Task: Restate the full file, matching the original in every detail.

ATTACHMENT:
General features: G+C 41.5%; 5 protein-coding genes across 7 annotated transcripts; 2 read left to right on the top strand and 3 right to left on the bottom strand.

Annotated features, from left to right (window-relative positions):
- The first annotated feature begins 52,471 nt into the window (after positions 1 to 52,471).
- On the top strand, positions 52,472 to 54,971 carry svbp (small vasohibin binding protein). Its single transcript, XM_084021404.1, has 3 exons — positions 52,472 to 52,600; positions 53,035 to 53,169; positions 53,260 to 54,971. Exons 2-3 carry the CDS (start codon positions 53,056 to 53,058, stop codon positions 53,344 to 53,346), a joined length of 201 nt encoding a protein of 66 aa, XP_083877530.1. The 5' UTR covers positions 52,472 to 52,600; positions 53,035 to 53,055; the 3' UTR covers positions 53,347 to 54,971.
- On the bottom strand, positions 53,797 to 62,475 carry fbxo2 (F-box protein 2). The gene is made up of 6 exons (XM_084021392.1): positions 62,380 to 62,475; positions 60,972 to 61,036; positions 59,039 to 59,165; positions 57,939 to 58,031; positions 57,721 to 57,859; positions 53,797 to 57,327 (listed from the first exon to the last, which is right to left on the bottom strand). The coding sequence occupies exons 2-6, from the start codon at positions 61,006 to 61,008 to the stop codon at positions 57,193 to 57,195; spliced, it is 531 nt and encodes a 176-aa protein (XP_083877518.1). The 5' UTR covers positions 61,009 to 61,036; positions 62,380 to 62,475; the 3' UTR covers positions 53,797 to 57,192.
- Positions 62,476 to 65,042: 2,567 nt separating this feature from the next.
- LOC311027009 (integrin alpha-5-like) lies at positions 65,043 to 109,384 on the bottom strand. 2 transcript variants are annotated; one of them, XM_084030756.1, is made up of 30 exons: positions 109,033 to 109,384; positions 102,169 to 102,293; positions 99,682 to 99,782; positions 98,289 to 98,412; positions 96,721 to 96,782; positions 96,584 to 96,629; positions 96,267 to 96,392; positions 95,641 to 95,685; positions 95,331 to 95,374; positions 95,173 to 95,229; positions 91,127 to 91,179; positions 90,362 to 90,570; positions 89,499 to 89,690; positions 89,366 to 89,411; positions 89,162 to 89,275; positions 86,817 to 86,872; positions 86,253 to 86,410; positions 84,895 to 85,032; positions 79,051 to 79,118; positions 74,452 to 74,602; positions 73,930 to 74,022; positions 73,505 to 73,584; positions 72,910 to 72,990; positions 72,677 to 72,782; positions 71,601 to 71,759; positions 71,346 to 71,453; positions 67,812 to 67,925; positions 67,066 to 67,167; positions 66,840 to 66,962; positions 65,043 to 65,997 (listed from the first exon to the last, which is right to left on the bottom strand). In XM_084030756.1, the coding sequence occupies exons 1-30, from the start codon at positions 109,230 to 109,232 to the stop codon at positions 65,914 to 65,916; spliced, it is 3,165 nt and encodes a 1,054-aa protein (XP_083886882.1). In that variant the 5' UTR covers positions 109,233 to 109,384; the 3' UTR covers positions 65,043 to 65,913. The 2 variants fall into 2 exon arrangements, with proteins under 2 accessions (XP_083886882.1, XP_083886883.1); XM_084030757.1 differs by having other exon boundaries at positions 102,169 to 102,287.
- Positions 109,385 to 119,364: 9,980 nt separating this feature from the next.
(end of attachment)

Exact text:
General features: G+C 41.5%; 5 protein-coding genes across 7 annotated transcripts; 2 read left to right on the top strand and 3 right to left on the bottom strand.

Annotated features, from left to right (window-relative positions):
- The first annotated feature begins 52,471 nt into the window (after positions 1 to 52,471).
- On the top strand, positions 52,472 to 54,971 carry svbp (small vasohibin binding protein). Its single transcript, XM_084021404.1, has 3 exons — positions 52,472 to 52,600; positions 53,035 to 53,169; positions 53,260 to 54,971. Exons 2-3 carry the CDS (start codon positions 53,056 to 53,058, stop codon positions 53,344 to 53,346), a joined length of 201 nt encoding a protein of 66 aa, XP_083877530.1. The 5' UTR covers positions 52,472 to 52,600; positions 53,035 to 53,055; the 3' UTR covers positions 53,347 to 54,971.
- On the bottom strand, positions 53,797 to 62,475 carry fbxo2 (F-box protein 2). The gene is made up of 6 exons (XM_084021392.1): positions 62,380 to 62,475; positions 60,972 to 61,036; positions 59,039 to 59,165; positions 57,939 to 58,031; positions 57,721 to 57,859; positions 53,797 to 57,327 (listed from the first exon to the last, which is right to left on the bottom strand). The coding sequence occupies exons 2-6, from the start codon at positions 61,006 to 61,008 to the stop codon at positions 57,193 to 57,195; spliced, it is 531 nt and encodes a 176-aa protein (XP_083877518.1). The 5' UTR covers positions 61,009 to 61,036; positions 62,380 to 62,475; the 3' UTR covers positions 53,797 to 57,192.
- Positions 62,476 to 65,042: 2,567 nt separating this feature from the next.
- LOC311027009 (integrin alpha-5-like) lies at positions 65,043 to 109,384 on the bottom strand. 2 transcript variants are annotated; one of them, XM_084030756.1, is made up of 30 exons: positions 109,033 to 109,384; positions 102,169 to 102,293; positions 99,682 to 99,782; positions 98,289 to 98,412; positions 96,721 to 96,782; positions 96,584 to 96,629; positions 96,267 to 96,392; positions 95,641 to 95,685; positions 95,331 to 95,374; positions 95,173 to 95,229; positions 91,127 to 91,179; positions 90,362 to 90,570; positions 89,499 to 89,690; positions 89,366 to 89,411; positions 89,162 to 89,275; positions 86,817 to 86,872; positions 86,253 to 86,410; positions 84,895 to 85,032; positions 79,051 to 79,118; positions 74,452 to 74,602; positions 73,930 to 74,022; positions 73,505 to 73,584; positions 72,910 to 72,990; positions 72,677 to 72,782; positions 71,601 to 71,759; positions 71,346 to 71,453; positions 67,812 to 67,925; positions 67,066 to 67,167; positions 66,840 to 66,962; positions 65,043 to 65,997 (listed from the first exon to the last, which is right to left on the bottom strand). In XM_084030756.1, the coding sequence occupies exons 1-30, from the start codon at positions 109,230 to 109,232 to the stop codon at positions 65,914 to 65,916; spliced, it is 3,165 nt and encodes a 1,054-aa protein (XP_083886882.1). In that variant the 5' UTR covers positions 109,233 to 109,384; the 3' UTR covers positions 65,043 to 65,913. The 2 variants fall into 2 exon arrangements, with proteins under 2 accessions (XP_083886882.1, XP_083886883.1); XM_084030757.1 differs by having other exon boundaries at positions 102,169 to 102,287.
- Positions 109,385 to 119,364: 9,980 nt separating this feature from the next.